It’d also be lovely for a single-colour Fresco. I did swatch it and it’s lovely; I just prefer semi-solids personally. But if you love solids, it works for this design. It’d be a great wrap for a summer evening.

The Botanica Medallion from Vogue Knitting - knit in BSA Skinny Cotton

The BSA Skinny Cotton has fantastic definition on textured stitches

Alli: When I first came back to knitting this was one of the first yarns that I ever knit with, and on a reasonably large, complicated project! I definitely experienced a LOT of splittiness with this yarn, which is probably why I’m not as fond of it as Louise. I suspect I was knitting a lot tighter back then, so I’d be willing to give it the benefit of the doubt and try it again. I do love the project I knit with it thought – it was a lot of different textures of stitch patterns and I think the yarn showed them off to full effect! I’ve worn the project loads since, and six years on, it’s still going strong.

I agree with Louise that the yarn would be fantastic for stripes, so it would be nice to try it out on Another Way and have a good play, but I also think it would be perfect for a light and airy Spice of Life Cowl.

Blue Sky Alpacas Worsted Cotton

Blue Sky Alpacas Worsted Cotton

Yarn: Blue Sky Alpacas Worsted Cotton

Weight: Worsted

Yardage: 150yds (137m)/100g hank

Fibre: 100% organic cotton

Care: Hand wash or dry clean

Louise: This is the yarn I used to knit my Lazy Summer Scarf. It was very soft in the hand, as well as knit up and I stayed nice and soft and fuzzy after washing. I wouldn’t use this for anything hard-wearing because of the nature of the yarn, but it feels soooo great. I think it’s best for scarves and shawls. The stitch definition was OK. I buy this yarn for the softness, not the stitch definition! It has a slight halo too, which is nice and unusual from a cotton yarn.

It was extremely nice to knit with, non-splitty. I’d have to say that this is probably my favourite cotton for the knitting experience. A wool-allergic knitter once told me that she’s used this yarn held treble to make a super-bulky yarn for winter, so I can see Rivulet or Riverbed working this way. I love this yarn for the grown up colours; a lot of cotton yarns have very young colour palettes. I’ve a simple cabled cowl designed for the book and I’d love to see it knitted in this yarn. Hmm…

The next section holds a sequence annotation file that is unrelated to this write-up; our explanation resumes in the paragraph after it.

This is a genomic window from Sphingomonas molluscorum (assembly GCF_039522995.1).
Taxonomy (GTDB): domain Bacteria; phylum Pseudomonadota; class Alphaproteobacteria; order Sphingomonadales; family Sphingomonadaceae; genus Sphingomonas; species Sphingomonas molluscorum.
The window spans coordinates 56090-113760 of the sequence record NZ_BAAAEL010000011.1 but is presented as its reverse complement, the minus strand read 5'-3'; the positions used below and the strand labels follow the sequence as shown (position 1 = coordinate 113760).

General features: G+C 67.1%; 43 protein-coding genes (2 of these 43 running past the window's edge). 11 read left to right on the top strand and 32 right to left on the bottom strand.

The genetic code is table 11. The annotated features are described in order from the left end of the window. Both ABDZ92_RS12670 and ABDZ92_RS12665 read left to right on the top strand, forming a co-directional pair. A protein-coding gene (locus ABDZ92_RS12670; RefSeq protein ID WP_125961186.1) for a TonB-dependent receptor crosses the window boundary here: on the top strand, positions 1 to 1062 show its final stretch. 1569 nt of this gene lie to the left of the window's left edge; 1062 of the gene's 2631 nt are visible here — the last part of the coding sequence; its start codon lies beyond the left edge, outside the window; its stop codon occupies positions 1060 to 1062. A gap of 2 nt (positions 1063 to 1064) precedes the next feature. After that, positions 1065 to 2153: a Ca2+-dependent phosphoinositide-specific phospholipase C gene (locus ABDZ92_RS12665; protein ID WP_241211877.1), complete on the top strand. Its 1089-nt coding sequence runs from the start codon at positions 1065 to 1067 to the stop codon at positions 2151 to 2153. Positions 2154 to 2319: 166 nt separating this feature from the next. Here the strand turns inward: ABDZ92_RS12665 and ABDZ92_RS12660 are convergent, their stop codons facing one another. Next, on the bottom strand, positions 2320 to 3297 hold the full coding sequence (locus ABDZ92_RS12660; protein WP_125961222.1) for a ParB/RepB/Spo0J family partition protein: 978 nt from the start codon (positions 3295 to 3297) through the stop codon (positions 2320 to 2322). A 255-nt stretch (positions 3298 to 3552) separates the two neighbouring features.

Close up of Louise's Lazy Summer Scarf

Close up of Louise’s Lazy Summer Scarf

Alli: I agree with Louise that this is a scrumptious cotton yarn to work with! So floofy and soft! I knit a simple, garter stitch baby blanket with it, held double using 10mm needles and it created a gorgeous and cushy fabric. It was definitely a delight and I was almost sorry to finish the project! There were no splitty issues with this yarn, and I agree about the halo.

I have a bit of this yarn in my stash still for knitting a small, lacey cardigan/shrug project, but I’ve been hesitating because I’m not sure how well it will stand the test of time. It’s a great yarn for blankets though, and I think having a fun play with scale and colour on Louise’s Inspiration Blanket would be a terrific pairing.

Hopefully these mini reviews provided a little inspiration for your summer knitting! We’ve got a few more to review in the coming weeks, including another favourite, Spud & Chloe Sweater. Check back with us in a few weeks for that! 

4 thoughts on “Cottons: three mini yarn reviews

  1. I am making dd2 a sloppy jumper in Rowan denim. Not as soft ad the handknit from Rowan but working up fine and looking good. I am making it bigger so it lasts longer. Consequently it is huge.

  2. Pingback: Summer holiday knitting: project planning | INSPIRATION KNITS

  3. Pingback: Knit Play Colour: Warm Hearted | INSPIRATION KNITS